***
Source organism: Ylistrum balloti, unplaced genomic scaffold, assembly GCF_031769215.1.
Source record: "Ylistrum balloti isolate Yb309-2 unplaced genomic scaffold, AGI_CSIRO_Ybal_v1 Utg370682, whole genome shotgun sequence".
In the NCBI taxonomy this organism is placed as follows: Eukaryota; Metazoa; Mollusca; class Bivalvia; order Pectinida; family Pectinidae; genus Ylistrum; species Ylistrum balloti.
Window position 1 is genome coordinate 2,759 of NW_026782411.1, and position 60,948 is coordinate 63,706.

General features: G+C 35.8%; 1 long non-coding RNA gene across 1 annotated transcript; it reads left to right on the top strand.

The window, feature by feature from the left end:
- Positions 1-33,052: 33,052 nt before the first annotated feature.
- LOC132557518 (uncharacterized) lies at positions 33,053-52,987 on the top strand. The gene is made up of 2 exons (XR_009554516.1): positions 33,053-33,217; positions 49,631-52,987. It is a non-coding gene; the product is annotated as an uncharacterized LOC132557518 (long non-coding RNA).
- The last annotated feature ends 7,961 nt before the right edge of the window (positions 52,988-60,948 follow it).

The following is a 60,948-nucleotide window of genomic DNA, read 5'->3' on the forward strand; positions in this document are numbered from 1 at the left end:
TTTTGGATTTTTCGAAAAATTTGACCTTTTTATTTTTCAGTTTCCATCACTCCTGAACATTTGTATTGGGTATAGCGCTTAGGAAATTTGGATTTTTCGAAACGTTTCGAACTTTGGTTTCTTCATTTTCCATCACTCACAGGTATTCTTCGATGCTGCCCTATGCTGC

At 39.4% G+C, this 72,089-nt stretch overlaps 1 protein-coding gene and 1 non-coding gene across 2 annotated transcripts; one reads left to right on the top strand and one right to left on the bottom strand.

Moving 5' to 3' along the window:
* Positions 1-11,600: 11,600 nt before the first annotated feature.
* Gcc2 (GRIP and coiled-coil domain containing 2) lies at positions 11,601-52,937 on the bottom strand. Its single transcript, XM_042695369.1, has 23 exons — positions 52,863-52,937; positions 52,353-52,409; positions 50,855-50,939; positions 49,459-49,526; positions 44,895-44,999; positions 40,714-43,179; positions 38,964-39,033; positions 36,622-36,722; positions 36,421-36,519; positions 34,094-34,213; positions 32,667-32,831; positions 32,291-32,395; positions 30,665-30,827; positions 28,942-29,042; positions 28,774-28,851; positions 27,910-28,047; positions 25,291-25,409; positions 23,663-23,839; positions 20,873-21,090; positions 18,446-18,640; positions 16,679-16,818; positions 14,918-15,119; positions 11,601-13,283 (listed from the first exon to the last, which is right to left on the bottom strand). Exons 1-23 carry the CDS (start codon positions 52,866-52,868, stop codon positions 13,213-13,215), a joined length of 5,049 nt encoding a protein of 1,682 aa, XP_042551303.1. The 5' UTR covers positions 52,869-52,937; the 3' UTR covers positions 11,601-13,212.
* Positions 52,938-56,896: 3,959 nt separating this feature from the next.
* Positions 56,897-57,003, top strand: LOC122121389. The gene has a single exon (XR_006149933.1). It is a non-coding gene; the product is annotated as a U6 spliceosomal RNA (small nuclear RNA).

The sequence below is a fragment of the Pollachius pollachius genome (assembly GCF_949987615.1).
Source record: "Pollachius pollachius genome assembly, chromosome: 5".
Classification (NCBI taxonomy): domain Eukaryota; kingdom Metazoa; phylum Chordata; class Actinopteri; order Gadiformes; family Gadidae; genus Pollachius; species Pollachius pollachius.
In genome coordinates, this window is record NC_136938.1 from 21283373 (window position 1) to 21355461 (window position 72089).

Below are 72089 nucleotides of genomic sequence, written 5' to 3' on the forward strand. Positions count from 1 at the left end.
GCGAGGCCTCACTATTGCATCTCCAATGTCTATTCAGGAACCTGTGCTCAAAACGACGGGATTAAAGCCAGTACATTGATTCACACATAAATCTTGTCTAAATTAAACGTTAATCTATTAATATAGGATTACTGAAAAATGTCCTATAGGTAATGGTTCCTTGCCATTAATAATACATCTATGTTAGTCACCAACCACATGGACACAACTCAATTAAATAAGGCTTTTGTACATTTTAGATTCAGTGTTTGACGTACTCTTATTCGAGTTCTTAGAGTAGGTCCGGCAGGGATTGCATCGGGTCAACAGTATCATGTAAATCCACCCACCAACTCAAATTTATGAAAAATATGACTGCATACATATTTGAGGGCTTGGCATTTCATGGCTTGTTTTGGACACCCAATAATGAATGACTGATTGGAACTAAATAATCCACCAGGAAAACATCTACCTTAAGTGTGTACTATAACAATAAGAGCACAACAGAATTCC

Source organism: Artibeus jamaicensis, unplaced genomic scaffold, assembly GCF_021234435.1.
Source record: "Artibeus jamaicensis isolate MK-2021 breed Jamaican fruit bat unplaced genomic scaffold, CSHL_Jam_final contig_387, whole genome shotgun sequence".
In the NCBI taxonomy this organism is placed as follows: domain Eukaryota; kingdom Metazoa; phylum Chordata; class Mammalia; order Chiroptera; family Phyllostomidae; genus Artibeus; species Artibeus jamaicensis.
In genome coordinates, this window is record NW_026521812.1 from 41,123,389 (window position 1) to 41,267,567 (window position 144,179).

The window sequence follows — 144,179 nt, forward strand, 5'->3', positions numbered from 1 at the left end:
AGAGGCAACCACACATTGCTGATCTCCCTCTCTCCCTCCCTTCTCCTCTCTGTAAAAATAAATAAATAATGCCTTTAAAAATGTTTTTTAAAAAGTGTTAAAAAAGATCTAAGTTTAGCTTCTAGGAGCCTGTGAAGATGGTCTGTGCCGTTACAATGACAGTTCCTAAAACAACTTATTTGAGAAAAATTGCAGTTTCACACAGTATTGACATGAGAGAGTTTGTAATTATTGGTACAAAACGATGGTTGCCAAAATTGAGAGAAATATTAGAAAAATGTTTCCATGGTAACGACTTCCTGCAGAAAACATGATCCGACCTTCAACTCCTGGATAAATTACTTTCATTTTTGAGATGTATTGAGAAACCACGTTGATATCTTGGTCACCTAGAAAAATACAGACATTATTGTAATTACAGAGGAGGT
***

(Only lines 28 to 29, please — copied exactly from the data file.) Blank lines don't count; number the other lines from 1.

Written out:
The window sequence follows — 144,179 nt, forward strand, 5'->3', positions numbered from 1 at the left end:
AGAGGCAACCACACATTGCTGATCTCCCTCTCTCCCTCCCTTCTCCTCTCTGTAAAAATAAATAAATAATGCCTTTAAAAATGTTTTTTAAAAAGTGTTAAAAAAGATCTAAGTTTAGCTTCTAGGAGCCTGTGAAGATGGTCTGTGCCGTTACAATGACAGTTCCTAAAACAACTTATTTGAGAAAAATTGCAGTTTCACACAGTATTGACATGAGAGAGTTTGTAATTATTGGTACAAAACGATGGTTGCCAAAATTGAGAGAAATATTAGAAAAATGTTTCCATGGTAACGACTTCCTGCAGAAAACATGATCCGACCTTCAACTCCTGGATAAATTACTTTCATTTTTGAGATGTATTGAGAAACCACGTTGATATCTTGGTCACCTAGAAAAATACAGACATTATTGTAATTACAGAGGAGGT